Exploring the new iWork file formats

Nick Heer writes about the changes to iWork for Mac’s file formats, moving away from XML in favour of spreading data across many smaller data files.

I think the new file format is a regression, though. I would love to know the justification for these obfuscated data files, and what advantages they bring over the previous XML-based format. I’d love to be able to tell you what advantages they bring, but they’re unreadable. This isn’t yet a problem for end users, aside from the lack of backwards compatibility, but it might be in the future.

I’m no expert but it seems to me that this change would be necessary to support iWork’s collaboration feature. Having data split across a large number of incredibly small files would provide a much better way of managing collaboration than trying to deal with the constant merging of entire XML files, especially when dealing with larger documents.

Via Daring Fireball.

Untouchable

Jared Sinclair makes some excellent points about buttons in iOS 7:

For buttons, touchability requires something different. Touchable buttons need borders. By “borders” I don’t mean outlines, (although outlines are included in my usage of the word). I mean borders in a broader sense. A button is a tappable area, clearly delineated from the un-tappable content around it by an obvious border.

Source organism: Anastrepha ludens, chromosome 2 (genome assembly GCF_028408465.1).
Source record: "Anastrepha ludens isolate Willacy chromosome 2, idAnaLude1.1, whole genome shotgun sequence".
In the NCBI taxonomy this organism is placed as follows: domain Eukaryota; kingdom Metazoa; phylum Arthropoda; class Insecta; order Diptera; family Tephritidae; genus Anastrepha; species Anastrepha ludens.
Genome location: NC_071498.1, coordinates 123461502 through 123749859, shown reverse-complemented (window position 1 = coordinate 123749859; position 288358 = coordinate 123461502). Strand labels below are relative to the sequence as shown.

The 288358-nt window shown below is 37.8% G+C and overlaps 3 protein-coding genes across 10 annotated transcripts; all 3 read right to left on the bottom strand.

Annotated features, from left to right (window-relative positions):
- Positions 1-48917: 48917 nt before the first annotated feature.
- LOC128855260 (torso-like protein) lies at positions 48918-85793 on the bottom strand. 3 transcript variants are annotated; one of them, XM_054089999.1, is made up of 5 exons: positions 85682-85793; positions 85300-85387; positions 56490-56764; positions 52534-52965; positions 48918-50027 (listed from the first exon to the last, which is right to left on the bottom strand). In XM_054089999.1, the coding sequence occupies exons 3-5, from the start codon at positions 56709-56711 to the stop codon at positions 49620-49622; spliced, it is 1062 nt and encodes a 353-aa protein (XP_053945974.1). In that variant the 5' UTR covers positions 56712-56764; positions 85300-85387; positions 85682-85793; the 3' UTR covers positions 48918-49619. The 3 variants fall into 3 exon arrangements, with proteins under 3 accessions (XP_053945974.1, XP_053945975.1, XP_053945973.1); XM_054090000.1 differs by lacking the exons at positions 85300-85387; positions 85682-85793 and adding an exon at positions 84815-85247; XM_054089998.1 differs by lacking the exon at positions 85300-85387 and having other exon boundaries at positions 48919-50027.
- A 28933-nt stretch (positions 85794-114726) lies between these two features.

Horror as iOS 7 developer charges for update

Craig Grannell sums up the seemingly controversial issue regarding Tweetbot not being a free update:

Everyone has reason to be disgusted. It’s a well known fact that iOS developers don’t have expenses and in fact survive solely on a diet of unicorns and Jony Ive’s tears, living in houses powered by rainbows. And if you’ve owned the old version of Tweetbot since its original release in August 2011, it will have so far cost you a penny a week, which is enough to stretch the budget of any typical consumer.

The Verge’s linkbait article perfectly illustrates the gross overreaction to Tapbots’ pricing of Tweetbot 3, making a point to emphasise that the new app comes “at a price”.

Pixelmator 3.0

Pixelmator blog:

The Pixelmator Team today announced Pixelmator 3.0 FX, the most advanced version of Pixelmator to date, featuring Layer Styles, Liquify Tools, and support for new features in OS X Mavericks, delivering blazing fast performance with its new, state-of-the-art image editing engine. Pixelmator 3.0 FX is available today as a free upgrade from the Mac App Store.

A huge update to one of my all-time favourite Mac apps.

John Siracusa reviews Mac OS X Mavericks

Ars Technica:

When it comes to OS X, many people are suffering from the end-of-history illusion: the belief that while the Mac platform has consistently experienced significant enhancements in the past, it will somehow not continue to grow and mature in the future.

So let’s readjust our perspective. Perhaps the first seven big-cat releases were OS X’s early childhood: birth, potty training, learning to walk and talk, and so on, culminating in some form of self-actualization.